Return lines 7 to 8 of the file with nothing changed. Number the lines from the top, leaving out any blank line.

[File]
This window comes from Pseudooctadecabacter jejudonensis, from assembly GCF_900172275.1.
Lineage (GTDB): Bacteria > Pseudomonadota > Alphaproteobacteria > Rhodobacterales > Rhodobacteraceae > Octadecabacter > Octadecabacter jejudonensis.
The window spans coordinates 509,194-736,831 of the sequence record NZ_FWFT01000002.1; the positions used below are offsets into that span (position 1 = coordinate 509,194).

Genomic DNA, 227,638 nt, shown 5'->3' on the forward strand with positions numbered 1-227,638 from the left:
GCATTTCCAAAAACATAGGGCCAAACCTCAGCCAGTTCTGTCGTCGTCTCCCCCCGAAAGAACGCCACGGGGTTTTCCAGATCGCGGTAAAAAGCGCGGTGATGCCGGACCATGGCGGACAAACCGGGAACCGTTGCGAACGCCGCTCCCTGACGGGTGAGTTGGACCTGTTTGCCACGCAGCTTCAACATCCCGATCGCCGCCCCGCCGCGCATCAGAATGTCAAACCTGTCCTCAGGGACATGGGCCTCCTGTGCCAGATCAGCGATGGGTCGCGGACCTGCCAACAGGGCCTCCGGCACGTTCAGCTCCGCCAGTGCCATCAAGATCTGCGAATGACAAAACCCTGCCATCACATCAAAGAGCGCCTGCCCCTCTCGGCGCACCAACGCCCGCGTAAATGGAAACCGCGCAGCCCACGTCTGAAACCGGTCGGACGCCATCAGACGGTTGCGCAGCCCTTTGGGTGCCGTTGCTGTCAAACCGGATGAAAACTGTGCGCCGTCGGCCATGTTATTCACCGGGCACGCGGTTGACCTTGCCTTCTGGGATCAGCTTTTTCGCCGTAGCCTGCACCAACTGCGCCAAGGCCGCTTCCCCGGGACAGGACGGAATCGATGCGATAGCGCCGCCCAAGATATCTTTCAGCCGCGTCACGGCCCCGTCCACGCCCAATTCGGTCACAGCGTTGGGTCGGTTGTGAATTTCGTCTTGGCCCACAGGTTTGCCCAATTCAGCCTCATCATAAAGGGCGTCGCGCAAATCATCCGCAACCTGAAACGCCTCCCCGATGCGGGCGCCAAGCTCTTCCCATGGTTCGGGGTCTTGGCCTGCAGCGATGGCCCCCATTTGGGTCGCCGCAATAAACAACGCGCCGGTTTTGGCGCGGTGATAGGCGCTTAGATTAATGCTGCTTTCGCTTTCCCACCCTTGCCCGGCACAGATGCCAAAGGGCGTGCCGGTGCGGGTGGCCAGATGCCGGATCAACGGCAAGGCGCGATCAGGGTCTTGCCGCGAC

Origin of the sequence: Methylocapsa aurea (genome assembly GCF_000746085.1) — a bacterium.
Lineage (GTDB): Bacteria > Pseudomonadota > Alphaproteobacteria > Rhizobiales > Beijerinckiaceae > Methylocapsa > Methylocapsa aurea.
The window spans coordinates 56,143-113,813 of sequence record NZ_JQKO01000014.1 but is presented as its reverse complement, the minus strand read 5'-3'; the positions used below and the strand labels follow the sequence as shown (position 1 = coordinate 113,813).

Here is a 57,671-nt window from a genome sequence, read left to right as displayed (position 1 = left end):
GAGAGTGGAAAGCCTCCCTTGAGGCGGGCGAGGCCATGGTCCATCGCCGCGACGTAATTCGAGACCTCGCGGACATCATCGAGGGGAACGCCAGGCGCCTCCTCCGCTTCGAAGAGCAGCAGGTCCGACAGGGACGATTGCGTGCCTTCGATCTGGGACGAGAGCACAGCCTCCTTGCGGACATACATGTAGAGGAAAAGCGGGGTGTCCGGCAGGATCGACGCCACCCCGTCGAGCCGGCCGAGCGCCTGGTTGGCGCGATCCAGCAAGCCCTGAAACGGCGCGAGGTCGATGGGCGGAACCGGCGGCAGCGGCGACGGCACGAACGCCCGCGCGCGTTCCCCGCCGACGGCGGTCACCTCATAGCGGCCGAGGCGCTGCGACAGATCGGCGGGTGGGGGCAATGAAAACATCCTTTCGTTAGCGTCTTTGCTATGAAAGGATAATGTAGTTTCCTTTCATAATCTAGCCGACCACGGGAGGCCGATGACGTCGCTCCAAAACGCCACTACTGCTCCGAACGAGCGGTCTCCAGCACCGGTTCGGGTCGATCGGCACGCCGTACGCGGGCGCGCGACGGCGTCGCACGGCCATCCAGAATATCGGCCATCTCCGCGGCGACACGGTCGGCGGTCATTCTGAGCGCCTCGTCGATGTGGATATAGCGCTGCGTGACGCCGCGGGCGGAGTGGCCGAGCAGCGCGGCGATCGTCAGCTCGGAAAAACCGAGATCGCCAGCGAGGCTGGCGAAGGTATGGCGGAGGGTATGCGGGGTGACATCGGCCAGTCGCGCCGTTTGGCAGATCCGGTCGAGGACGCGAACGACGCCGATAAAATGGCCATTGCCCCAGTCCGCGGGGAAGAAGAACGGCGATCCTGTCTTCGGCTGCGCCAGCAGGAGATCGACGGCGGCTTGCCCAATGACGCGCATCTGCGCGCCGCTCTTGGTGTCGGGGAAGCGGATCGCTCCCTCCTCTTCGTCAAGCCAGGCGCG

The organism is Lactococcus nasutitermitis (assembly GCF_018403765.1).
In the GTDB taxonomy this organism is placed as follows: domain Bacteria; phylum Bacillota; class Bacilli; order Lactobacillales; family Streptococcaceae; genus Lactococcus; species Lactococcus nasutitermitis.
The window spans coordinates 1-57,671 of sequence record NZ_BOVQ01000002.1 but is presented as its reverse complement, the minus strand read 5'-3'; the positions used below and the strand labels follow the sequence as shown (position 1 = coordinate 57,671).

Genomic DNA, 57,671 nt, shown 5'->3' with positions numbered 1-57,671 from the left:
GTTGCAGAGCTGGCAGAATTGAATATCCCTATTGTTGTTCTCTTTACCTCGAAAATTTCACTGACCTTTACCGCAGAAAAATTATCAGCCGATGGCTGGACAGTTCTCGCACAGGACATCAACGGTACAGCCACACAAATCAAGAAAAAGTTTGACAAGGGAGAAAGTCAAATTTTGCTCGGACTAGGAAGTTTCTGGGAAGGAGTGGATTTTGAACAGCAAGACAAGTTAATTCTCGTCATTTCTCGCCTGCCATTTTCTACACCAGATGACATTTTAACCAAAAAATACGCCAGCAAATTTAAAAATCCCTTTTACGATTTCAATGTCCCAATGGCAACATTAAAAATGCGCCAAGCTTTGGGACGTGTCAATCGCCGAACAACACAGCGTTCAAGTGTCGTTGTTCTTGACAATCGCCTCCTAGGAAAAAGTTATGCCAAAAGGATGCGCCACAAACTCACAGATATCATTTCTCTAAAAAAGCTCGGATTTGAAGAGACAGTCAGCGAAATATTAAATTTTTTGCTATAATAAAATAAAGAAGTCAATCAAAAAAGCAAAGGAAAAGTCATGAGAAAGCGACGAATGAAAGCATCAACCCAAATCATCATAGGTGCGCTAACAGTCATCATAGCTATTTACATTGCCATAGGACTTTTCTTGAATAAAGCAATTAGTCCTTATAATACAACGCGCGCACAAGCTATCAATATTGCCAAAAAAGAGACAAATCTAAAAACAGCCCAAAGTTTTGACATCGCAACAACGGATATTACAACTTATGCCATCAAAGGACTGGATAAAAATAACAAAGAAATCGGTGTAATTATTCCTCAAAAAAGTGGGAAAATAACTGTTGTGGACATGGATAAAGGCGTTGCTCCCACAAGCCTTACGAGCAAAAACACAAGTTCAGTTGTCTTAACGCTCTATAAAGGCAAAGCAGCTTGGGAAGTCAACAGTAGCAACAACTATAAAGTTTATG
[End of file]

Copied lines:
Lineage (GTDB): Bacteria > Pseudomonadota > Alphaproteobacteria > Rhizobiales > Beijerinckiaceae > Methylocapsa > Methylocapsa aurea.
The window spans coordinates 56,143-113,813 of sequence record NZ_JQKO01000014.1 but is presented as its reverse complement, the minus strand read 5'-3'; the positions used below and the strand labels follow the sequence as shown (position 1 = coordinate 113,813).